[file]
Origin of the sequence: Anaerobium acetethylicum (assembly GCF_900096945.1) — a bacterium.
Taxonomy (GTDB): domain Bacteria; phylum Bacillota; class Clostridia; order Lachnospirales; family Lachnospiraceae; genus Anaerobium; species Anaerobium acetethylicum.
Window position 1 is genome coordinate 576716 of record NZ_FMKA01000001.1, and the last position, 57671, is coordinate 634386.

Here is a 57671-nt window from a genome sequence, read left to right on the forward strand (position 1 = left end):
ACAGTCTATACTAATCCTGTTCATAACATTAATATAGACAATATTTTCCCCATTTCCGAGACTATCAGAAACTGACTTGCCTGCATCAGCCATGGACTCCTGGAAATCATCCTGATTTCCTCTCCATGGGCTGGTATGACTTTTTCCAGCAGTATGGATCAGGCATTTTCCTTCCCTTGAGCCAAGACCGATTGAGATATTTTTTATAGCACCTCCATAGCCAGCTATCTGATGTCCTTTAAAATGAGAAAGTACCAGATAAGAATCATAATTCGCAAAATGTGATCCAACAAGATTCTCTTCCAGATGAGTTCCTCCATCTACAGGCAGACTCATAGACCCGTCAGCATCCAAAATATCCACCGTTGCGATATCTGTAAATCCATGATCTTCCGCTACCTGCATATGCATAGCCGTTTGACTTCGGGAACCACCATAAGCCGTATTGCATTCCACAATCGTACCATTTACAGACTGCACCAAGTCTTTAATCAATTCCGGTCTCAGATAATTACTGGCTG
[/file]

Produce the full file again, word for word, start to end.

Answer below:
Origin of the sequence: Anaerobium acetethylicum (assembly GCF_900096945.1) — a bacterium.
Taxonomy (GTDB): domain Bacteria; phylum Bacillota; class Clostridia; order Lachnospirales; family Lachnospiraceae; genus Anaerobium; species Anaerobium acetethylicum.
Window position 1 is genome coordinate 576716 of record NZ_FMKA01000001.1, and the last position, 57671, is coordinate 634386.

Here is a 57671-nt window from a genome sequence, read left to right on the forward strand (position 1 = left end):
ACAGTCTATACTAATCCTGTTCATAACATTAATATAGACAATATTTTCCCCATTTCCGAGACTATCAGAAACTGACTTGCCTGCATCAGCCATGGACTCCTGGAAATCATCCTGATTTCCTCTCCATGGGCTGGTATGACTTTTTCCAGCAGTATGGATCAGGCATTTTCCTTCCCTTGAGCCAAGACCGATTGAGATATTTTTTATAGCACCTCCATAGCCAGCTATCTGATGTCCTTTAAAATGAGAAAGTACCAGATAAGAATCATAATTCGCAAAATGTGATCCAACAAGATTCTCTTCCAGATGAGTTCCTCCATCTACAGGCAGACTCATAGACCCGTCAGCATCCAAAATATCCACCGTTGCGATATCTGTAAATCCATGATCTTCCGCTACCTGCATATGCATAGCCGTTTGACTTCGGGAACCACCATAAGCCGTATTGCATTCCACAATCGTACCATTTACAGACTGCACCAAGTCTTTAATCAATTCCGGTCTCAGATAATTACTGGCTG